Ecuador holds Amazon for ransom, World to pay

A barrier and moat, patrolled by guards, have been constructed around the Ecuadorian Amazon.

Quito- In a bold attempt to use the Ecuadorian amazon rain forest for something useful, officials in Ecuador have decided to hold it for ransom, to the World.  Asking for £3.6 billion to not destroy their own pristine national park for oil extraction, environmental affairs director Alfredo Lopez said, “It is simple.  You pay us, and we don’t ravage the amazon”.

In 2007, the UN opened talks regarding Amazonian protection with Ecuadorian officials.  Notorious for their laziness and lack of work ethic, Ecuador saw the opportunity to use climate change concerns to their benefit.  “It would have been so much work and trouble to actually ruin the forest ourselves, and the money would have taken years to trickle through oil related business.  This agreement is much easier for us”, said Lopez.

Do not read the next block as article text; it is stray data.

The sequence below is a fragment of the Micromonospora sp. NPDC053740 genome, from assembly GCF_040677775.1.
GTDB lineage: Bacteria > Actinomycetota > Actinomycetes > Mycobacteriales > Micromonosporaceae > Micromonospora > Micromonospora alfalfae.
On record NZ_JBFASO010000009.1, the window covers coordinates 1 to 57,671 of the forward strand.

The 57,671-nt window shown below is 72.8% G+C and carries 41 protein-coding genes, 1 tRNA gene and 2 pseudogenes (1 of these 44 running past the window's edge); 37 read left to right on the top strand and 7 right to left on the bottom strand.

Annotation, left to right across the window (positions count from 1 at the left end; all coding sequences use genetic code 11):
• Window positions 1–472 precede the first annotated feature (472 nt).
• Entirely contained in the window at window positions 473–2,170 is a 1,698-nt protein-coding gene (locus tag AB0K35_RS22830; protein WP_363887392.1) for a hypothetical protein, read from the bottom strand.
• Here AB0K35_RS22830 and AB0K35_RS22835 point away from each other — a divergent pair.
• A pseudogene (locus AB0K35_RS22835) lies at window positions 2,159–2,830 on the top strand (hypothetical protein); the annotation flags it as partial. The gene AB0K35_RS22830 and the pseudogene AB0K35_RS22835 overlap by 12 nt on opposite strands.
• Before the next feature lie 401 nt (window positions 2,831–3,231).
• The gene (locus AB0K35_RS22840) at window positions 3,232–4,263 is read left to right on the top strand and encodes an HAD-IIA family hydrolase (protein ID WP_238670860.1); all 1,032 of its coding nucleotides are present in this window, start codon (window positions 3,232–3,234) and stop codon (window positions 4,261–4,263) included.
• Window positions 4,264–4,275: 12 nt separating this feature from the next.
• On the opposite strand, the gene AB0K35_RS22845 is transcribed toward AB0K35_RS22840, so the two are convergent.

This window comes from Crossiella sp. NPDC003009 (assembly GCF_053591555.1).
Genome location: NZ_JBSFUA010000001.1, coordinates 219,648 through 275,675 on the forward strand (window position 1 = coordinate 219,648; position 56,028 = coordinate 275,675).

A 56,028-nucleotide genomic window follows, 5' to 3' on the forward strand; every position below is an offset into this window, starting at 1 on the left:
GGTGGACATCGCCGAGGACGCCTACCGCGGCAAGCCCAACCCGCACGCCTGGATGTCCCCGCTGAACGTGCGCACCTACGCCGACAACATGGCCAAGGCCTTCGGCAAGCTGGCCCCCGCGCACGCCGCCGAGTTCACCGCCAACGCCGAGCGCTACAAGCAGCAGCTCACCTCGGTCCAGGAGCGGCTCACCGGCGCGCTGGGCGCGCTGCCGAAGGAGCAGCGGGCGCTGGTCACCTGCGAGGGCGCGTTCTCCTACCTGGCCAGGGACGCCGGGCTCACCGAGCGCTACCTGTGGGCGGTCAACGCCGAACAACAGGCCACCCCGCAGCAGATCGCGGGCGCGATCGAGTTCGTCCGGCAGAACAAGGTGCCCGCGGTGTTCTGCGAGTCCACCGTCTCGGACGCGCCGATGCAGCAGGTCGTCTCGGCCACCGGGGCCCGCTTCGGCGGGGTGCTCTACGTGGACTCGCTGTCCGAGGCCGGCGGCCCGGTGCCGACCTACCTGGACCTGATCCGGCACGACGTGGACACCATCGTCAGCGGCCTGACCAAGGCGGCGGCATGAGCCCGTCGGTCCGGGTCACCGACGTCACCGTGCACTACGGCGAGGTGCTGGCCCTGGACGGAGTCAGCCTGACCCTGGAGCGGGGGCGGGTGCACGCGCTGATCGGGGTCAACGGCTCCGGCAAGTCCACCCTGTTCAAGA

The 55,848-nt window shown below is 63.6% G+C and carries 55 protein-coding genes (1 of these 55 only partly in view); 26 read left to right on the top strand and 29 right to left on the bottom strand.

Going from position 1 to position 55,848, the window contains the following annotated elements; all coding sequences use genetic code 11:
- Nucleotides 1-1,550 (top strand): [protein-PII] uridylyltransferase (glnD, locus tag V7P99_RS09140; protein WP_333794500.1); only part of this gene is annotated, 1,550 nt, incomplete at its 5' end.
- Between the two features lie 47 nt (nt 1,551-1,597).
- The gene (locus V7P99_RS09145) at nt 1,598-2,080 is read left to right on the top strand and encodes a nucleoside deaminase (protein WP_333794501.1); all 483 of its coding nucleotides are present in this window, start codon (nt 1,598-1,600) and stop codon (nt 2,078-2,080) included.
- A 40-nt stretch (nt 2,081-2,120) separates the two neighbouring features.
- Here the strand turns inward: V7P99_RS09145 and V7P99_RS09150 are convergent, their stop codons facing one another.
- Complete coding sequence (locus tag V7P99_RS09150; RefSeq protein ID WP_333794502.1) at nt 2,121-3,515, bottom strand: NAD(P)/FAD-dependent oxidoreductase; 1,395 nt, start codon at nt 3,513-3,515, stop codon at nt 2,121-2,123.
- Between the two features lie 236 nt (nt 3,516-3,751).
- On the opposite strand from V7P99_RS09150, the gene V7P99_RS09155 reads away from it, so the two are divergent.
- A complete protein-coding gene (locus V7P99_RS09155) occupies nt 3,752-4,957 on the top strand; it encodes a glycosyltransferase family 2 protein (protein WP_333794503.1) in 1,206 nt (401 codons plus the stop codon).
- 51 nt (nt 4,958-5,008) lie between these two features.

The agreement has also gained the backing of many environmental organisations around the world.  “This really shows how powerful inaction can be”, said Diane Ronbik, Director of the DoNothing campaign.  “We have long said that doing less, in fact barely moving, is the best way to lower carbon footprints and therefore mitigate climate change.  The Ecuadorians have really taken our ethos on board”.

While not yet finalised, the ransom is expected to be paid to Ecuadorian authorities.  However, it remains unclear what future visiting rights the rest of the world will have to the region.


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